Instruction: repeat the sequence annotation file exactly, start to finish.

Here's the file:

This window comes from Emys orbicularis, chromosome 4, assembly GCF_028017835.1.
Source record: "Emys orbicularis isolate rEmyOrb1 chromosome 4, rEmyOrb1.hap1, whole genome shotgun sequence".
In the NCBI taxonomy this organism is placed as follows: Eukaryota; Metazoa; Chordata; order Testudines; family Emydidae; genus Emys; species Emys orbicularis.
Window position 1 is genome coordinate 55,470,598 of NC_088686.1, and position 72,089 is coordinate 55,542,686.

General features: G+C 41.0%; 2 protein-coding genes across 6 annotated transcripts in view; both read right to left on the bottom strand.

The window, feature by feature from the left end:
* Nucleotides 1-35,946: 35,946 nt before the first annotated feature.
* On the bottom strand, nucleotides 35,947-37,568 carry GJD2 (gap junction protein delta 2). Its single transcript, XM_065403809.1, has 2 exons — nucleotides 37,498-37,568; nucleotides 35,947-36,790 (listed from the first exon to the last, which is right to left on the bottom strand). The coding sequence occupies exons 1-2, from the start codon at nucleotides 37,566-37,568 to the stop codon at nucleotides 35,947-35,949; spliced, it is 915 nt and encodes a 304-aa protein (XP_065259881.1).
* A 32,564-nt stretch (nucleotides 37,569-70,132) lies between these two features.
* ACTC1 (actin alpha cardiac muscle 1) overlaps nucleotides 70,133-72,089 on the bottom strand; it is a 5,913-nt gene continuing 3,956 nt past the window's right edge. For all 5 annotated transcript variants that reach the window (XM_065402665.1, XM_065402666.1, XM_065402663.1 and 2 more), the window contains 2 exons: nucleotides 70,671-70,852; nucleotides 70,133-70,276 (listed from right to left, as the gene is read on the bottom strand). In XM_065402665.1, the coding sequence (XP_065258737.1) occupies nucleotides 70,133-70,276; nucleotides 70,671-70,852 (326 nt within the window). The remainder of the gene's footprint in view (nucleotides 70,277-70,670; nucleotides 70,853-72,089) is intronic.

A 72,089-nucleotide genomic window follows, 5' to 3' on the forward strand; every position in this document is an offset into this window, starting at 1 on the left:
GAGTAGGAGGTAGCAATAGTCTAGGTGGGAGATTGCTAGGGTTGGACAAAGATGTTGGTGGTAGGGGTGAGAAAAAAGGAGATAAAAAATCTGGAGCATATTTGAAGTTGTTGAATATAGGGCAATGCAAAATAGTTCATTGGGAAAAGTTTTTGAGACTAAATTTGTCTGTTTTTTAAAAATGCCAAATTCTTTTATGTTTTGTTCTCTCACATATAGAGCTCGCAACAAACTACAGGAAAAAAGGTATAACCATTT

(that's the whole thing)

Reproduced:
This window comes from Emys orbicularis, chromosome 4, assembly GCF_028017835.1.
Source record: "Emys orbicularis isolate rEmyOrb1 chromosome 4, rEmyOrb1.hap1, whole genome shotgun sequence".
In the NCBI taxonomy this organism is placed as follows: Eukaryota; Metazoa; Chordata; order Testudines; family Emydidae; genus Emys; species Emys orbicularis.
Window position 1 is genome coordinate 55,470,598 of NC_088686.1, and position 72,089 is coordinate 55,542,686.

General features: G+C 41.0%; 2 protein-coding genes across 6 annotated transcripts in view; both read right to left on the bottom strand.

The window, feature by feature from the left end:
* Nucleotides 1-35,946: 35,946 nt before the first annotated feature.
* On the bottom strand, nucleotides 35,947-37,568 carry GJD2 (gap junction protein delta 2). Its single transcript, XM_065403809.1, has 2 exons — nucleotides 37,498-37,568; nucleotides 35,947-36,790 (listed from the first exon to the last, which is right to left on the bottom strand). The coding sequence occupies exons 1-2, from the start codon at nucleotides 37,566-37,568 to the stop codon at nucleotides 35,947-35,949; spliced, it is 915 nt and encodes a 304-aa protein (XP_065259881.1).
* A 32,564-nt stretch (nucleotides 37,569-70,132) lies between these two features.
* ACTC1 (actin alpha cardiac muscle 1) overlaps nucleotides 70,133-72,089 on the bottom strand; it is a 5,913-nt gene continuing 3,956 nt past the window's right edge. For all 5 annotated transcript variants that reach the window (XM_065402665.1, XM_065402666.1, XM_065402663.1 and 2 more), the window contains 2 exons: nucleotides 70,671-70,852; nucleotides 70,133-70,276 (listed from right to left, as the gene is read on the bottom strand). In XM_065402665.1, the coding sequence (XP_065258737.1) occupies nucleotides 70,133-70,276; nucleotides 70,671-70,852 (326 nt within the window). The remainder of the gene's footprint in view (nucleotides 70,277-70,670; nucleotides 70,853-72,089) is intronic.

A 72,089-nucleotide genomic window follows, 5' to 3' on the forward strand; every position in this document is an offset into this window, starting at 1 on the left:
GAGTAGGAGGTAGCAATAGTCTAGGTGGGAGATTGCTAGGGTTGGACAAAGATGTTGGTGGTAGGGGTGAGAAAAAAGGAGATAAAAAATCTGGAGCATATTTGAAGTTGTTGAATATAGGGCAATGCAAAATAGTTCATTGGGAAAAGTTTTTGAGACTAAATTTGTCTGTTTTTTAAAAATGCCAAATTCTTTTATGTTTTGTTCTCTCACATATAGAGCTCGCAACAAACTACAGGAAAAAAGGTATAACCATTT